frontend www
bind :80
# key is source IP address
http-request track-sc0 src table mycluster/sticktable1
# key is backend name
http-request track-sc1 be_name table mycluster/sticktable2
# key is Host header
http-request track-sc2 req.hdr(Host) mycluster/table sticktable3
haproxy
peers mycluster
peer loadbalancer1 192.168.1.10:10000
peer loadbalancer2 192.168.1.11:10000
table sticktable1 type ip size 1m expire 10s store http_req_rate(10s)
table sticktable2 type string size 1m expire 10s store http_req_rate(10s)
table sticktable3 type string size 1m expire 10s store http_req_rate(10s)
frontend www
bind :80
# key is source IP address
http-request track-sc0 src table mycluster/sticktable1
# key is backend name
http-request track-sc1 be_name table mycluster/sticktable2
# key is Host header
http-request track-sc2 req.hdr(Host) mycluster/table sticktable3

All fetch methods that retrieve a record from a stick table use the ID of the sticky counter that holds the key. For instance, the sc_http_req_rate fetch takes the sticky counter number as its first argument:

haproxy
http-request deny if { sc_http_req_rate(0,mysticktable) gt 10 }
haproxy
http-request deny if { sc_http_req_rate(0,mysticktable) gt 10 }

General-purpose counters Jump to heading

There are a number of built-in counters that track a predefined aspect of a request, such as http_req_rate([period]), which tracks HTTP request rate. There are also general-purpose counters, which you can increment manually.

The following stick table registers two general-purpose counters: gpc0 and gpc1. It uses http-request sc-inc-gpc0(0) to increment gpc0 and http-request sc-inc-gpc1(0) to increment gpc1:

haproxy
frontend www
bind :80
stick-table type ip size 1m expire 10s store gpc0,gpc1
http-request track-sc0 src
http-request sc-inc-gpc0(0) if { req.hdr(Host) example.com }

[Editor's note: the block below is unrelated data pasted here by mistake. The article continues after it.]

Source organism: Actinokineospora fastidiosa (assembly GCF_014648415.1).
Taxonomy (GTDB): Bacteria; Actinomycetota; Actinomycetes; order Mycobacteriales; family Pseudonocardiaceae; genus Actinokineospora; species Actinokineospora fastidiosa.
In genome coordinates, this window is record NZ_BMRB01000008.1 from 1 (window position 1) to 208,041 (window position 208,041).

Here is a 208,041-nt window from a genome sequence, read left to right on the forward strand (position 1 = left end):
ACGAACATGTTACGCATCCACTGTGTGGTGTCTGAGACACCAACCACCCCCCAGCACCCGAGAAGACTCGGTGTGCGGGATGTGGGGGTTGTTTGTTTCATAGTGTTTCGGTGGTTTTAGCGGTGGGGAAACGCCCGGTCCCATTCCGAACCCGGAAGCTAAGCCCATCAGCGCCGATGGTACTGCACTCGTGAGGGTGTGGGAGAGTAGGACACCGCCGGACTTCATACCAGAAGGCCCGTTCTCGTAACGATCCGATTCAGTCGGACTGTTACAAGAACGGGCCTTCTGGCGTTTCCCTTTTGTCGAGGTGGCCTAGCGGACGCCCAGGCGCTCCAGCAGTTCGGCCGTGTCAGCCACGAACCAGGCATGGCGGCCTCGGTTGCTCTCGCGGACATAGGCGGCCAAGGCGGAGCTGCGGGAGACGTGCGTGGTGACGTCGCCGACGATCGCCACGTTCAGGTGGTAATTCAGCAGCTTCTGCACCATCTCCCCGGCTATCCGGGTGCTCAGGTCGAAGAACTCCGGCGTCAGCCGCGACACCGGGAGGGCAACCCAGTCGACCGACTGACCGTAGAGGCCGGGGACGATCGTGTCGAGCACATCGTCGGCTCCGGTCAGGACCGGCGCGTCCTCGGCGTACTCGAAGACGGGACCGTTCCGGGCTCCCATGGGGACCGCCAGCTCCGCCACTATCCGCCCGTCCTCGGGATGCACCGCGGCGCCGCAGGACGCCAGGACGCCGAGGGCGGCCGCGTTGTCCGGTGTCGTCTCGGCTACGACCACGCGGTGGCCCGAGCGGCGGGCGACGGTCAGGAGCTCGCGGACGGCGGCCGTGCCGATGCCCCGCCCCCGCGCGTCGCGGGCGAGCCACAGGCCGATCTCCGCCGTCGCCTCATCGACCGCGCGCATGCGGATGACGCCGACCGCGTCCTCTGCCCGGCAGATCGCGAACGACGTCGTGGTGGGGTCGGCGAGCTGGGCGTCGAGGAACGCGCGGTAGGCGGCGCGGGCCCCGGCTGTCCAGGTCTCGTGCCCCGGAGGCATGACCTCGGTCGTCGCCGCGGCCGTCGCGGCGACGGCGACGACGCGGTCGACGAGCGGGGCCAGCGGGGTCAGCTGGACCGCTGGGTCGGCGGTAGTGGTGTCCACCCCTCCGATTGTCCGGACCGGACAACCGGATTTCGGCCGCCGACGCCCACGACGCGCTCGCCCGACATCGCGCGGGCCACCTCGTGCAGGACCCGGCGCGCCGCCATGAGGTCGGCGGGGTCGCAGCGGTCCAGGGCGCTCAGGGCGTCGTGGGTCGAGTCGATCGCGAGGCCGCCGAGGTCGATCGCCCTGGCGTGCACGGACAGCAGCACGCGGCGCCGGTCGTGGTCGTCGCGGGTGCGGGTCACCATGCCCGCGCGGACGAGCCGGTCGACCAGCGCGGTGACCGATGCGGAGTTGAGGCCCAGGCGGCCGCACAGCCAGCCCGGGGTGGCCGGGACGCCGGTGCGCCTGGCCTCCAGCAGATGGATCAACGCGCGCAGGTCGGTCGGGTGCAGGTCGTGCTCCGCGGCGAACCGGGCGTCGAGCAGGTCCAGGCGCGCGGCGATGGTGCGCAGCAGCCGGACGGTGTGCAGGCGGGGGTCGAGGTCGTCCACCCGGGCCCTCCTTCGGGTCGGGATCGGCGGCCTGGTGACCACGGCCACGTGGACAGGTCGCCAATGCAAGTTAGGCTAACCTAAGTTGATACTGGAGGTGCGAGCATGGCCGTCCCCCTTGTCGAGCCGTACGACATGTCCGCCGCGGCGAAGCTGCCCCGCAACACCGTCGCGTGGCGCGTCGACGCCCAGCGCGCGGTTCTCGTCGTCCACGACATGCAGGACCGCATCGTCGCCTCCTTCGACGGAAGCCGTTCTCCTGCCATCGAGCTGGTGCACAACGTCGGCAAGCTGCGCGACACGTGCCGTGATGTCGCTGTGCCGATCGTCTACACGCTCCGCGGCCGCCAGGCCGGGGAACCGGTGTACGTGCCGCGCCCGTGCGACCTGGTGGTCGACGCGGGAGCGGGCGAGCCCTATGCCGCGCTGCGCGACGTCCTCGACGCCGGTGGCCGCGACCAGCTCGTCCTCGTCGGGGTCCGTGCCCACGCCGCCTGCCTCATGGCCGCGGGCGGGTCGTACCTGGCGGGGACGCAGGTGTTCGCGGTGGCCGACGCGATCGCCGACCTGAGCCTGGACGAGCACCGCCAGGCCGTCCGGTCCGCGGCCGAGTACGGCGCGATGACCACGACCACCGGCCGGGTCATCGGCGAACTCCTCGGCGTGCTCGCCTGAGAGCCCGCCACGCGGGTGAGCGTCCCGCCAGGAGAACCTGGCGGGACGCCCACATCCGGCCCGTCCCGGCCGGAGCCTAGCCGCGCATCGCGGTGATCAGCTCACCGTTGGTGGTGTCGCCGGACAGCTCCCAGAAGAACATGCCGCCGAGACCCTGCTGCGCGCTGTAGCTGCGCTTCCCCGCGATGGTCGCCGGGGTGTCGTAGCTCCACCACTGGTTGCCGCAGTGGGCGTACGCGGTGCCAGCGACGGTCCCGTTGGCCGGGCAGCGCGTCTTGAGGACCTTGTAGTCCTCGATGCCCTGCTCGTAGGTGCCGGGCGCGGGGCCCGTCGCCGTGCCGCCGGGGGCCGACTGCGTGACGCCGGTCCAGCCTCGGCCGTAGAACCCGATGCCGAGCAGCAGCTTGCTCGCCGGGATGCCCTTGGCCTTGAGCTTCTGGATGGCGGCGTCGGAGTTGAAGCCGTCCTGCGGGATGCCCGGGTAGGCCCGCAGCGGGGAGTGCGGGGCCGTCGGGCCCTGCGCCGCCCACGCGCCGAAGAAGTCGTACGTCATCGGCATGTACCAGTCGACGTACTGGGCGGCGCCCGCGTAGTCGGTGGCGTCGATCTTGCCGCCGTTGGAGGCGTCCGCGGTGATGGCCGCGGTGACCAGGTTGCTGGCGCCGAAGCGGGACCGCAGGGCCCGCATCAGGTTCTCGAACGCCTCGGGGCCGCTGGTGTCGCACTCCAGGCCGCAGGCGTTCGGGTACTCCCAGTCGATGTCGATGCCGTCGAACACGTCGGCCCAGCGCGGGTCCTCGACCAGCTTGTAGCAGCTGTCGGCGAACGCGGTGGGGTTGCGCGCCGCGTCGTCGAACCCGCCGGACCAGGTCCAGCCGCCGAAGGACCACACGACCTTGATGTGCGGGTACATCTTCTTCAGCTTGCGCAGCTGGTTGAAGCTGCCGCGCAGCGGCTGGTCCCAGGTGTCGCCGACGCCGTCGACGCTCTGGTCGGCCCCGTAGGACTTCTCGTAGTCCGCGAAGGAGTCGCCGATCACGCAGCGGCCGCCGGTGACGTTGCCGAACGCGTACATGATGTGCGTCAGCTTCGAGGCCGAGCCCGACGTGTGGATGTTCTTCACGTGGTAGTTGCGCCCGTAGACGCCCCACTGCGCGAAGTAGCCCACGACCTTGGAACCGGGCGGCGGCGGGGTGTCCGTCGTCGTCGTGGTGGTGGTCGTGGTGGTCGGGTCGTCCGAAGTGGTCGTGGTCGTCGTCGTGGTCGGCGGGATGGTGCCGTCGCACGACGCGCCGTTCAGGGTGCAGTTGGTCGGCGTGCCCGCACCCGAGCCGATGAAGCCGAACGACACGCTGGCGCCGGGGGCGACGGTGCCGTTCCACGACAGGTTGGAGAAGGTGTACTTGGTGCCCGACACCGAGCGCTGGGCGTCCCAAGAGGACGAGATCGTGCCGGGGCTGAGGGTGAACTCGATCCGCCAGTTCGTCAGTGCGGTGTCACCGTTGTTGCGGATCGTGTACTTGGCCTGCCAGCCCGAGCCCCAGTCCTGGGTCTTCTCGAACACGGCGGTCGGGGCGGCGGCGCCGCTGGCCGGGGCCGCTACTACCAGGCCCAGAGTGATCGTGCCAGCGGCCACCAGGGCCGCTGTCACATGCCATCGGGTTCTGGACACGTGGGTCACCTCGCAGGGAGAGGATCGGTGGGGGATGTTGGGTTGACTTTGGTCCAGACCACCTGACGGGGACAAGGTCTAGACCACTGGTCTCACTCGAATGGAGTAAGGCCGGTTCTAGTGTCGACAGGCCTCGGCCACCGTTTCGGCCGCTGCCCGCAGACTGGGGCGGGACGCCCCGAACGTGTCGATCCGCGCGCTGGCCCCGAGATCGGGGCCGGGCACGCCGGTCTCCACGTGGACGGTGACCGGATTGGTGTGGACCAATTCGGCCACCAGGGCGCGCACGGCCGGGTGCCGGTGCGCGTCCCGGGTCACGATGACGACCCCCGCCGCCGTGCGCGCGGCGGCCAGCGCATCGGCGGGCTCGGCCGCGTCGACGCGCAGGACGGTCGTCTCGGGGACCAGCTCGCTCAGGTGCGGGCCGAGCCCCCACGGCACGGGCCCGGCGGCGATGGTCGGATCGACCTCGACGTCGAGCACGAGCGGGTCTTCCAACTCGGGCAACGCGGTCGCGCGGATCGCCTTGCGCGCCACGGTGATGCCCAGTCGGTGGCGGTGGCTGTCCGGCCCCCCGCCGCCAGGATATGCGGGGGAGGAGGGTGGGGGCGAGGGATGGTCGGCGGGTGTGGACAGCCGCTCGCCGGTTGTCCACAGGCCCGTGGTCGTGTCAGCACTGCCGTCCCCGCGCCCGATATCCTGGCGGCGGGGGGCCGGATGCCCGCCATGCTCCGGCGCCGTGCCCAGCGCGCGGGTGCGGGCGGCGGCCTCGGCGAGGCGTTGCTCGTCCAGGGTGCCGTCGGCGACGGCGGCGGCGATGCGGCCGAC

http-request sc-inc-gpc1(0) if { url_param(example) test }
haproxy
frontend www
bind :80
stick-table type ip size 1m expire 10s store gpc0,gpc1
http-request track-sc0 src
http-request sc-inc-gpc0(0) if { req.hdr(Host) example.com }
http-request sc-inc-gpc1(0) if { url_param(example) test }

Here, gpc0 increments whenever a request’s Host header equals example.com. The gpc1 counter increments whenever the URL parameter example has the value test.

Use the gpc0_rate([period]) and gpc1_rate([period]) counters to track the rate at which the gpc0 and gpc1 counters increment during the given time period:

haproxy
frontend www
bind :80
stick-table type ip size 1m expire 10s store gpc0,gpc1,gpc0_rate(10s),gpc1_rate(10s)
haproxy
frontend www
bind :80
stick-table type ip size 1m expire 10s store gpc0,gpc1,gpc0_rate(10s),gpc1_rate(10s)

Synchronize stick tables across peers Jump to heading

A peers section enables the replication of stick table data between two or more load balancers. This feature implements one-way replication of data. This makes it ideal for an active-standby cluster where the active node pushes data to the standby node. When the data replicates from the active node to the standby node, it overwrites existing data on the standby node. For active-active clustering, enterprise modules exist.

Enable synchronization Jump to heading

To enable synchronization:

  1. Add one or more peer lines to a peers section. Each one identifies a load balancer that takes part in the synchronization. One of the peer lines must be the local host:

    haproxy
    peers mycluster
    # local host, active node
    peer loadbalancer1 192.168.1.10:10000
    # standby node
    peer loadbalancer2 192.168.1.11:10000
    haproxy
    peers mycluster
    # local host, active node
    peer loadbalancer1 192.168.1.10:10000
    # standby node
    peer loadbalancer2 192.168.1.11:10000

    Ensure the host name specified in the peer directive for the local host matches the name of the host as determined by one of the following methods, in order of precedence: